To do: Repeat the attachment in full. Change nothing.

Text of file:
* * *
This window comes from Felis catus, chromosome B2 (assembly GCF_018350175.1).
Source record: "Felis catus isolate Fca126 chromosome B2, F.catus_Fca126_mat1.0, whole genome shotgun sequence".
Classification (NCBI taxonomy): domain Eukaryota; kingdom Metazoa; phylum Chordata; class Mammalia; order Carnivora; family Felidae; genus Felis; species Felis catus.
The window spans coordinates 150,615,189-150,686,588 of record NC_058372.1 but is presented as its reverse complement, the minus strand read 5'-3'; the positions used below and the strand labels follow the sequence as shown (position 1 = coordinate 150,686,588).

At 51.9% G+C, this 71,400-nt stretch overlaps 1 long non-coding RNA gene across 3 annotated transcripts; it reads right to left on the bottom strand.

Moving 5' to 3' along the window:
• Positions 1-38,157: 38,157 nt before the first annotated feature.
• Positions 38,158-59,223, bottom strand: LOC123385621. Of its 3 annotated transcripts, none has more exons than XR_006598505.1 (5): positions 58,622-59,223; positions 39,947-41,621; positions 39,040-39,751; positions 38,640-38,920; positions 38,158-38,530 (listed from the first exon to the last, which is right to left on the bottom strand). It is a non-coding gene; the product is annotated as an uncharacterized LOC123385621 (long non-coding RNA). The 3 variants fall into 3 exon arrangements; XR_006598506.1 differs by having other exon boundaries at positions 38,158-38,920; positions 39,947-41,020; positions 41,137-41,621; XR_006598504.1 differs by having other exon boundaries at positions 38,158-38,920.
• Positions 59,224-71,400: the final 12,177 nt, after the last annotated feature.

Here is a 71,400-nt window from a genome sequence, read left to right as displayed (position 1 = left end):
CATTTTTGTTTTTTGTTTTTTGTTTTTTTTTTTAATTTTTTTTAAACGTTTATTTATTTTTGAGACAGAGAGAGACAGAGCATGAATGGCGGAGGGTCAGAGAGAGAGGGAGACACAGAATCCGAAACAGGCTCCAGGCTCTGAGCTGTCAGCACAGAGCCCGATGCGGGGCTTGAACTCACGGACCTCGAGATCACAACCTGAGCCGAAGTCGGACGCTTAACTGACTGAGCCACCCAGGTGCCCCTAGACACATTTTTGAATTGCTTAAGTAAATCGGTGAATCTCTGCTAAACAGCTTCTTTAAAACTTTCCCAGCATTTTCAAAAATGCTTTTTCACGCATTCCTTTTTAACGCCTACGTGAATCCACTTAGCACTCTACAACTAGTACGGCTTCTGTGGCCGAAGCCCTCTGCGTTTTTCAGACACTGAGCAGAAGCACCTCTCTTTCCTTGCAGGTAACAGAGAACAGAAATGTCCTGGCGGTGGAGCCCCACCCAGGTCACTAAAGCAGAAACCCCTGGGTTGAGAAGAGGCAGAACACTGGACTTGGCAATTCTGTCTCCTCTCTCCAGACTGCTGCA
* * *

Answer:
This window comes from Felis catus, chromosome B2 (assembly GCF_018350175.1).
Source record: "Felis catus isolate Fca126 chromosome B2, F.catus_Fca126_mat1.0, whole genome shotgun sequence".
Classification (NCBI taxonomy): domain Eukaryota; kingdom Metazoa; phylum Chordata; class Mammalia; order Carnivora; family Felidae; genus Felis; species Felis catus.
The window spans coordinates 150,615,189-150,686,588 of record NC_058372.1 but is presented as its reverse complement, the minus strand read 5'-3'; the positions used below and the strand labels follow the sequence as shown (position 1 = coordinate 150,686,588).

At 51.9% G+C, this 71,400-nt stretch overlaps 1 long non-coding RNA gene across 3 annotated transcripts; it reads right to left on the bottom strand.

Moving 5' to 3' along the window:
• Positions 1-38,157: 38,157 nt before the first annotated feature.
• Positions 38,158-59,223, bottom strand: LOC123385621. Of its 3 annotated transcripts, none has more exons than XR_006598505.1 (5): positions 58,622-59,223; positions 39,947-41,621; positions 39,040-39,751; positions 38,640-38,920; positions 38,158-38,530 (listed from the first exon to the last, which is right to left on the bottom strand). It is a non-coding gene; the product is annotated as an uncharacterized LOC123385621 (long non-coding RNA). The 3 variants fall into 3 exon arrangements; XR_006598506.1 differs by having other exon boundaries at positions 38,158-38,920; positions 39,947-41,020; positions 41,137-41,621; XR_006598504.1 differs by having other exon boundaries at positions 38,158-38,920.
• Positions 59,224-71,400: the final 12,177 nt, after the last annotated feature.

Here is a 71,400-nt window from a genome sequence, read left to right as displayed (position 1 = left end):
CATTTTTGTTTTTTGTTTTTTGTTTTTTTTTTTAATTTTTTTTAAACGTTTATTTATTTTTGAGACAGAGAGAGACAGAGCATGAATGGCGGAGGGTCAGAGAGAGAGGGAGACACAGAATCCGAAACAGGCTCCAGGCTCTGAGCTGTCAGCACAGAGCCCGATGCGGGGCTTGAACTCACGGACCTCGAGATCACAACCTGAGCCGAAGTCGGACGCTTAACTGACTGAGCCACCCAGGTGCCCCTAGACACATTTTTGAATTGCTTAAGTAAATCGGTGAATCTCTGCTAAACAGCTTCTTTAAAACTTTCCCAGCATTTTCAAAAATGCTTTTTCACGCATTCCTTTTTAACGCCTACGTGAATCCACTTAGCACTCTACAACTAGTACGGCTTCTGTGGCCGAAGCCCTCTGCGTTTTTCAGACACTGAGCAGAAGCACCTCTCTTTCCTTGCAGGTAACAGAGAACAGAAATGTCCTGGCGGTGGAGCCCCACCCAGGTCACTAAAGCAGAAACCCCTGGGTTGAGAAGAGGCAGAACACTGGACTTGGCAATTCTGTCTCCTCTCTCCAGACTGCTGCA